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Based on expert judgment, there is no evidence that members of the Polyol category cause carcinogenicity.
According to Article 13 of Regulation (EC) No. 1907/2006 "General
Requirements for Generation of Information on Intrinsic Properties of
substances", information on intrinsic properties of substances may be
generated by means other than tests e.g. from information from
structurally related substances (grouping or read-across), provided that
conditions set out in Annex XI are met. Annex XI, "General rules for
adaptation of this standard testing regime set out in Annexes VII to X”
states that “substances whose physicochemical, toxicological and
ecotoxicological properties are likely to be similar or follow a regular
pattern as a result of structural similarity may be considered as a
group, or ‘category’ of substances. This avoids the need to test every
substance for every endpoint". Since the group concept is applied to the
members of the Polyol category, data will be generated from data for
reference source substance(s) to avoid unnecessary animal testing.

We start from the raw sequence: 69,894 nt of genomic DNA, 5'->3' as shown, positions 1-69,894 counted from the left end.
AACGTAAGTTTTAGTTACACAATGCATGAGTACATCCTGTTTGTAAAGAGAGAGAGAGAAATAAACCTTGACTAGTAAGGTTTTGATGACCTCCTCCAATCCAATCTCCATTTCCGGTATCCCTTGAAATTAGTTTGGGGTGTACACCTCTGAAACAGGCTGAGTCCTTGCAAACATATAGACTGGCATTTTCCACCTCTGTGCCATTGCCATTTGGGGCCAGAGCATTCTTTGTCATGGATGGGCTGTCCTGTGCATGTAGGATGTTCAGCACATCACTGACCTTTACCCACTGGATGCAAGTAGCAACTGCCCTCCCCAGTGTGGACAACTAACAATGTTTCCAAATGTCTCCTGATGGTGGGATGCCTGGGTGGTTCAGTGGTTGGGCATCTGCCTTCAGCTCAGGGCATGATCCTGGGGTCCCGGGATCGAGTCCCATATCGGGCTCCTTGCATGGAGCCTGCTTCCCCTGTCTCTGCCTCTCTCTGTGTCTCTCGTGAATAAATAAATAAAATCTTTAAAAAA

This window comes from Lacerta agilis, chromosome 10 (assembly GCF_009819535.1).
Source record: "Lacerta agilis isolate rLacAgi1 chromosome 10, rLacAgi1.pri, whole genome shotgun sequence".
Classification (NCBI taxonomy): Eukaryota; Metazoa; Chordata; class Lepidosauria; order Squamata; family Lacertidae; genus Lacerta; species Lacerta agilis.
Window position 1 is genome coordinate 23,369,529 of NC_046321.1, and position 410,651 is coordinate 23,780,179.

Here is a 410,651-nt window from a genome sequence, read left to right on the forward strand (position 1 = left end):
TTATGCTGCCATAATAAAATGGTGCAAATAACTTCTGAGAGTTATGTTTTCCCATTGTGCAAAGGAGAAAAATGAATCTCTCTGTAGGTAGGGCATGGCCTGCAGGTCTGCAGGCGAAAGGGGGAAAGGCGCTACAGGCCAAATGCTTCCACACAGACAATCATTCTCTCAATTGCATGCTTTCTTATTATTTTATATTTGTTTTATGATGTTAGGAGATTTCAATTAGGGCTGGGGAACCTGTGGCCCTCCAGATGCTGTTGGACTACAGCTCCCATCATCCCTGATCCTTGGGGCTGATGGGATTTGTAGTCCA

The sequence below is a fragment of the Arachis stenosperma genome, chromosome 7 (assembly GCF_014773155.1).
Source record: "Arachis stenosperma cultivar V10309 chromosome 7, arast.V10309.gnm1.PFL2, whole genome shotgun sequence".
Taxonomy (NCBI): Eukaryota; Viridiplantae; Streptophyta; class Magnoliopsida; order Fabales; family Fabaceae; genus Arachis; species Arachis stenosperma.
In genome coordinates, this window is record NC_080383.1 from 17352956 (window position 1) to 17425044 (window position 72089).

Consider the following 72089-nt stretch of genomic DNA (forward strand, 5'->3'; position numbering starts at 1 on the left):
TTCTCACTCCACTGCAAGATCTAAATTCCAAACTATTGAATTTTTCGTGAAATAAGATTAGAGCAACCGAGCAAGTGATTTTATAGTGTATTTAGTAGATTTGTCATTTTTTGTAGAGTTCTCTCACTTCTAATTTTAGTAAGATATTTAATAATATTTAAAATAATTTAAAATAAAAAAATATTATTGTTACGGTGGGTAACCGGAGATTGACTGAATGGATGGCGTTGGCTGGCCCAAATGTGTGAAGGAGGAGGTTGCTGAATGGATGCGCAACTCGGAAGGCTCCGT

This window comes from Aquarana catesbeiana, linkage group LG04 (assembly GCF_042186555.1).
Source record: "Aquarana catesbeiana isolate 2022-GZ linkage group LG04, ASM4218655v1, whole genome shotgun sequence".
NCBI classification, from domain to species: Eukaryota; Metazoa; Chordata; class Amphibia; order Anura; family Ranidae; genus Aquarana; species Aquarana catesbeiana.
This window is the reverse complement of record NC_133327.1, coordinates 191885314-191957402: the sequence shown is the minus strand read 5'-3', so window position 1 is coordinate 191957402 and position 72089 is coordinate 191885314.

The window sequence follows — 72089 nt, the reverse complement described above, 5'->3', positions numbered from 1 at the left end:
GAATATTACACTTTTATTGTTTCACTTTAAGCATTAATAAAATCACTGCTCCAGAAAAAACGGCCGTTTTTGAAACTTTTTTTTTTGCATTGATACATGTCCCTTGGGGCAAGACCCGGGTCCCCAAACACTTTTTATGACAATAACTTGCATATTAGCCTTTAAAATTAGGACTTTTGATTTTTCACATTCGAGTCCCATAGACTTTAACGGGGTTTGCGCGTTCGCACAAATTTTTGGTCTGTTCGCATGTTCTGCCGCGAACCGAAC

Additionally, once the group concept is applied, substances will be
classified and labelled on this basis.
Based on expert judgement, a testing proposal for a
carcinogenicity study within the Polyol category would be scientifically
Justification for grouping of substances and read-across
The polyol esters category comprises of 51 aliphatic esters of
polyfunctional alcohols containing two to six reactive hydroxyl groups
and one to four fatty acid chains. The category contains mono
constituent, multi-constituent and UVCB substances with fatty acid
carbon chain lengths ranging from C5 - C28, which are mainly saturated
but also mono unsaturated C16 and C18, polyunsaturated C18, branched C5
and C9,branched C14 – C22 building mono-, di-, tri-, and tetra
esterswith an alcohol (i.e.polyol). Fatty acid esters are generally
produced by chemical reaction of an alcohol (e.g. pentaerythritol,
trimethylolpropane or neopentylglycol) with an organic acid (e.g. oleic
acid) in the presence of an acid catalyst (Radzi et al., 2005). The
esterification reaction is started by a transfer of a proton from the
acid catalyst to the acid to form an alkyl oxonium ion. The acid is
protonated on its carbonyl oxygen followed by a nucleophilic addition of
a molecule of the alcohol to a carbonyl carbon of acid. An intermediate
product is formed. This intermediate product loses a water molecule and
a proton to give an ester (Liu et al, 2006; Lilja et al., 2005; Gubicza
et al., 2000; Zhao, 2000).The final products of esterification of an
alcohol and fatty acids are esters ranging from monoesters to
The available data allows for an accurate hazard and risk
assessment of the category and the category concept is applied for the
assessment of environmental fate, environmental and human health
hazards. Thus where applicable, environmental and human health effects
are predicted from adequate and reliable data for source substance(s)